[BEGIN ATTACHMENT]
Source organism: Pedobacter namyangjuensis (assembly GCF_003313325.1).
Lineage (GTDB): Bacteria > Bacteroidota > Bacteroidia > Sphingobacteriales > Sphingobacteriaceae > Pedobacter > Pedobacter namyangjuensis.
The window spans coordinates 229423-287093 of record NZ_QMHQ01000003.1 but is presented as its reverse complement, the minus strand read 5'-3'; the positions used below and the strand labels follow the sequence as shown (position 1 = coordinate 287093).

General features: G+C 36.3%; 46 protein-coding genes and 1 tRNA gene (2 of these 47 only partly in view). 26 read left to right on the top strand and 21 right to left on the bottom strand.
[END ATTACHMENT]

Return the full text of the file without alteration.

Source organism: Pedobacter namyangjuensis (assembly GCF_003313325.1).
Lineage (GTDB): Bacteria > Bacteroidota > Bacteroidia > Sphingobacteriales > Sphingobacteriaceae > Pedobacter > Pedobacter namyangjuensis.
The window spans coordinates 229423-287093 of record NZ_QMHQ01000003.1 but is presented as its reverse complement, the minus strand read 5'-3'; the positions used below and the strand labels follow the sequence as shown (position 1 = coordinate 287093).

General features: G+C 36.3%; 46 protein-coding genes and 1 tRNA gene (2 of these 47 only partly in view). 26 read left to right on the top strand and 21 right to left on the bottom strand.